Flexibility in what we can buy and sell for our portfolios each day provides us with a greater ability to take into consideration information from markets daily in this process. What kind of information matters in informing our decisions on what to buy and sell for our strategies? In practice, there are many considerations, such as current market prices, current company fundamentals, corporate activity, cash flows, and market events, to name a few. For example, as current market prices change and company fundamentals change, so do size, relative price, and profitability characteristics, and therefore expected returns. Incorporating current information daily allows us to rebalance portfolios incrementally over time and keep them positioned according to their intended characteristics.
Evaluating current market liquidity on a daily basis is also important. Liquidity varies over time and among different securities in the market. For example, smaller capitalization stocks generally have lower and more variable liquidity than larger cap stocks, as do stocks traded in certain markets, like smaller emerging markets.
What Is Allowed for ETFs Governed by the ETF Rule?
Prior to the adoption of the Rule, ETF sponsors had to apply for individual exemptive relief from certain parts of the Investment Company Act of 1940, a process which resulted in varied conditions across hundreds of exemptive orders. The Rule defines a standardized set of conditions for transparent index and active ETFs. It also provides a consistent set of disclosure requirements to allow enhanced information for ETF investors in the secondary market. Perhaps most significantly, the Rule permits the daily use of non-pro rata baskets, which are baskets that do not mirror the underlying holdings of the ETF, and different baskets for transactions on the same business day (“custom baskets”) in the creation/redemption process.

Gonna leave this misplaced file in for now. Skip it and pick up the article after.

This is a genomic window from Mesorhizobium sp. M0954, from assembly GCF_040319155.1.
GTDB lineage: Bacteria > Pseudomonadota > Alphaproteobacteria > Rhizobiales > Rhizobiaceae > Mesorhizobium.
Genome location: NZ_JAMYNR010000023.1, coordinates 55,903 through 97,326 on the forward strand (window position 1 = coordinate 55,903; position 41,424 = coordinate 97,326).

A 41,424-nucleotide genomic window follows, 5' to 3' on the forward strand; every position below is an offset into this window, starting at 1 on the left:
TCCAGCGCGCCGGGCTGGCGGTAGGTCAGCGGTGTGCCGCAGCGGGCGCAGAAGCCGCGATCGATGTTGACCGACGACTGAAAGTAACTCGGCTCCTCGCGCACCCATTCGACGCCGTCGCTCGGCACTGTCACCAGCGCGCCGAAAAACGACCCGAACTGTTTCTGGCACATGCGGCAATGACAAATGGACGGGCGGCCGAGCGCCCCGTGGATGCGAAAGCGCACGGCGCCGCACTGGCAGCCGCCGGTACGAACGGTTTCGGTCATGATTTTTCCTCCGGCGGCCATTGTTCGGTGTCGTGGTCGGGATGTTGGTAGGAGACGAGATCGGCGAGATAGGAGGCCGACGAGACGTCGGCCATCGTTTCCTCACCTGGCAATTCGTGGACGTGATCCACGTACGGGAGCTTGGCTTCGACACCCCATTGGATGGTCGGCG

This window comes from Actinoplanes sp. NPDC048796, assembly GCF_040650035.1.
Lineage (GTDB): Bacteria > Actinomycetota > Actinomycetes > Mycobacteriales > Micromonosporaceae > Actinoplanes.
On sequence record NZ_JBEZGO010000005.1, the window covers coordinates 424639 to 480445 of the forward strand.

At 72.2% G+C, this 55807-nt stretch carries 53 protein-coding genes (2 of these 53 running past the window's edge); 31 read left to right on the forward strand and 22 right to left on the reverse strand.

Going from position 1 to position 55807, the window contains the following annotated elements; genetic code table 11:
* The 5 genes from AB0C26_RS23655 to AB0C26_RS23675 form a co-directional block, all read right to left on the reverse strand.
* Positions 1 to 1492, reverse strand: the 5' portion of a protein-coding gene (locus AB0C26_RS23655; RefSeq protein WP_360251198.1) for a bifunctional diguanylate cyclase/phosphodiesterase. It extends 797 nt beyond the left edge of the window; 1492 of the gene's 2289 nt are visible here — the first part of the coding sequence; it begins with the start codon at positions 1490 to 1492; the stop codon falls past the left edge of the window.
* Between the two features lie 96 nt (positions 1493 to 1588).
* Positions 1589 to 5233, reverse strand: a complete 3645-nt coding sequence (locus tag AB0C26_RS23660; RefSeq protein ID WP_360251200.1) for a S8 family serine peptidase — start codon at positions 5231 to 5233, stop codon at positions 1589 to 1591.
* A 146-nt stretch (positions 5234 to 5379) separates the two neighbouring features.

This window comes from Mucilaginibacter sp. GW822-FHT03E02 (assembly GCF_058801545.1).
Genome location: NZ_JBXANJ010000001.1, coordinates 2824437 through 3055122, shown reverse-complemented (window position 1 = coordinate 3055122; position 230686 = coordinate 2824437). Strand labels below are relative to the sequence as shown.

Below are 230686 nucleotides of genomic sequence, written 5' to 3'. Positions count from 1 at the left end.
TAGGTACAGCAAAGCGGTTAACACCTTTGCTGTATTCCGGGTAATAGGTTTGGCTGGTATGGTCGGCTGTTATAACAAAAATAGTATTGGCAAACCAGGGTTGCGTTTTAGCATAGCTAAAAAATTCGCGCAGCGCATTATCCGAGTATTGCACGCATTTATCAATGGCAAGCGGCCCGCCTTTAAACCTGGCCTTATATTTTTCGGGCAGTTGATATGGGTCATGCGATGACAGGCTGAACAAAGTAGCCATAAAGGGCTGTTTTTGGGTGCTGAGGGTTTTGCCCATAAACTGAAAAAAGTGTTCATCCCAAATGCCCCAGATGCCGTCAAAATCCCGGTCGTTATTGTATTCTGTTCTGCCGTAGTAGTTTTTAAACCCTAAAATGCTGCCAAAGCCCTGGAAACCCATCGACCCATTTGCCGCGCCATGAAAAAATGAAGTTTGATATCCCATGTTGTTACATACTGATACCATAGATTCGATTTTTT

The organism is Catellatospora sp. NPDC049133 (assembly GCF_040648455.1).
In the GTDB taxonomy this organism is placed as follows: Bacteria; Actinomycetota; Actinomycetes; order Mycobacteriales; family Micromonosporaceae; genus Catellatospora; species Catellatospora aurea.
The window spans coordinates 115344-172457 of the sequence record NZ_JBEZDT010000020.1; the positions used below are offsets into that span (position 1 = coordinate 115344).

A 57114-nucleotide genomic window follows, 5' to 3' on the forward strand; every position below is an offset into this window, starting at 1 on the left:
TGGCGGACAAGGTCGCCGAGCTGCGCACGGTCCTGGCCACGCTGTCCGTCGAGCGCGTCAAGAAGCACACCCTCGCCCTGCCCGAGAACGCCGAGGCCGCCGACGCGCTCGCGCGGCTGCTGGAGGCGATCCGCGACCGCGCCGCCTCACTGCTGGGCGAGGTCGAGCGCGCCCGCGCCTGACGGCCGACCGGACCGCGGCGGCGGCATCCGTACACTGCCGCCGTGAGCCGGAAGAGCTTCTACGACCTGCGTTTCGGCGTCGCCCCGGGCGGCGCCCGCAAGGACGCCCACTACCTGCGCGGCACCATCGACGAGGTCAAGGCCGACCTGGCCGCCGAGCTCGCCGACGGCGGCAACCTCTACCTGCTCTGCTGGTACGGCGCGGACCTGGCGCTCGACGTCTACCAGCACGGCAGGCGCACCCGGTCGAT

According to the SEC, “The adoption will facilitate greater competition and innovation in the ETF marketplace, leading to more choice for investors.”1
The Role of Custom Baskets in Daily Rebalancing
Like a stock, an ETF trades on an exchange. An investor generally buys and sells shares of an ETF through their brokerage account, rather than placing orders with the ETF directly.
Authorized participants (APs) are large institutional investors (like market makers and banks) that transact directly with an ETF provider to create or redeem shares of an ETF. They do this through the creation and redemption process. This is a process where an AP delivers an in-kind basket of securities and cash in exchange for shares or creation units of the ETF (creation), or delivers shares of the ETF in exchange for an in-kind basket of the ETF’s underlying securities and cash (redemption).